There was a time in cricket when being a Test opener primarily meant seeing the shine off the ball, and then, if he survives, going on to compile a big score. This is how so many legends like Sunil Gavaskar, Desmond Haynes and others built their entire careers. A great Indian coach once famously said, give the first hour to the bowlers, and the next five are yours. A number of successful openers around the world applied this formula and tasted great success. However, that seems like a thing of the past though, as modern day openers seem to have altered their approach, and have adopted a positive, much more aggressive approach.
Aussie smashing opener David Warner, who blasted a fantastic century on the opening day of the Adelaide Test, is part of the modern breed of opening batsmen, who do not believe in the block and survive approach. Instead, he just goes all out at the bowlers and makes a dashing impact on the game. He may already have done irreparable damage to India's chances at Adelaide with his sensational innings on the opening day. It was not the first time that the southpaw had played such a blazing knock. However, against the backdrop of Phillip Hughes' death, it almost seemed as if Warner was taking out his anger on the Indian bowlers.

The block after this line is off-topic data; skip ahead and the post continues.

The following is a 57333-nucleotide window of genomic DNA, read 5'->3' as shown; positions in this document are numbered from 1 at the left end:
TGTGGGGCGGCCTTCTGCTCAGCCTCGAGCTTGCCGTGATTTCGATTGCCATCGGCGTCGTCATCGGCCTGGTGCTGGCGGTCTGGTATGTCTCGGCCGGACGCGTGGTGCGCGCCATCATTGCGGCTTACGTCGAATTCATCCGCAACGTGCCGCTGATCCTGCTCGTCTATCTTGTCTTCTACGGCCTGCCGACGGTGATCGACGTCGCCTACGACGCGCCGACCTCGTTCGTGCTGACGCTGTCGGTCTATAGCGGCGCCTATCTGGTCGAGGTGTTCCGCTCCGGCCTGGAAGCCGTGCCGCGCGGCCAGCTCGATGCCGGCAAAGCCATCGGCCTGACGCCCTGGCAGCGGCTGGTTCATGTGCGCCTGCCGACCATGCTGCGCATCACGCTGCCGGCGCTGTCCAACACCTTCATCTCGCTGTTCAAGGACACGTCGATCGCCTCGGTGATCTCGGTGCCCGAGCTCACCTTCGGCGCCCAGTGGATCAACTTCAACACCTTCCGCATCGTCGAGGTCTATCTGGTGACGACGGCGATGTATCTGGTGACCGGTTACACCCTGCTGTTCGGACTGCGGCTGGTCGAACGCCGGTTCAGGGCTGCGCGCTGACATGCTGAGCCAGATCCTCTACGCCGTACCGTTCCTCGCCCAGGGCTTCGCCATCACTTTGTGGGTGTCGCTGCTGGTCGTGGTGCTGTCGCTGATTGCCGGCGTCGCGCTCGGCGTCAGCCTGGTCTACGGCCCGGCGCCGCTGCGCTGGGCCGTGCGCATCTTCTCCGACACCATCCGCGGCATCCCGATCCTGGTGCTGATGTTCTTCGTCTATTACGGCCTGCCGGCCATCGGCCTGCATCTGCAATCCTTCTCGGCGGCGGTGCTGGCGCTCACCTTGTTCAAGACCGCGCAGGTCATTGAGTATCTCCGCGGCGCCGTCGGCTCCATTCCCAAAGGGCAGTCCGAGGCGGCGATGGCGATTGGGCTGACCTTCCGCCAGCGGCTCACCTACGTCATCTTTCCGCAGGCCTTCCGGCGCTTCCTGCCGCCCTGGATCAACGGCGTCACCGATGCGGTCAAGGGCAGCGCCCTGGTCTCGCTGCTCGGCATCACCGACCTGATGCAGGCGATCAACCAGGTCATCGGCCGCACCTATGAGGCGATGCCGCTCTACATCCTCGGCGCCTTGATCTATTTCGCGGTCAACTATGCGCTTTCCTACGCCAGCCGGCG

The credit for the birth of the aggressive opening batsman in Tests must go to Virender Sehwag. It was he who changed the unwritten rule in the five-day game that the openers must block out the new ball. Sehwag came up with his own funda, that off taking the shine off the ball by knocking the cover off it. Sehwag was not a natural opener, yet he adapted to the role like fish does to water. Irrespective of the conditions -- be it at home, or in Australia, South Africa and New Zealand, he shone in all sorts of challenges. Seeing Sehwag succeed, the other openers around the world also picked up clues, and adopted his famous approach.
Even though the likes of Matthew Hayden and Chris Gayle made their debuts before Sehwag, they only tasted success in their later years, almost as if inspired by Sehwag's tactics. And, once the duo got going in international cricket, there was no stopping them. Hayden went on to become one of the greatest openers in Tests while Gayle is still around troubling bowlers. The one thing that binds the Aussie and the West Indian is their intimidating presence out in the middle. Inspired by the model, other sides also looked to have aggressive men at the top. And while Australia have succeeded with Warner, many other sides have failed.
It is not as if there is no place for the traditional opener in the longer version of the game. Hayden partnered Justin Langer for the majority of the 2000s, and they formed a formidable pair. Langer rarely played an attacking stroke, which is perhaps why he complemented Hayden so well. India's current opener Murali Vijay also believes in holding one end up even as Shikhar Dhawan cannot hold himself back from going after the bowling. For that matter, even Chris Rogers is the exact opposite of Warner. But, the bottom line is that the generation of two block it out openers is out of the way.
--By A Cricket Analyst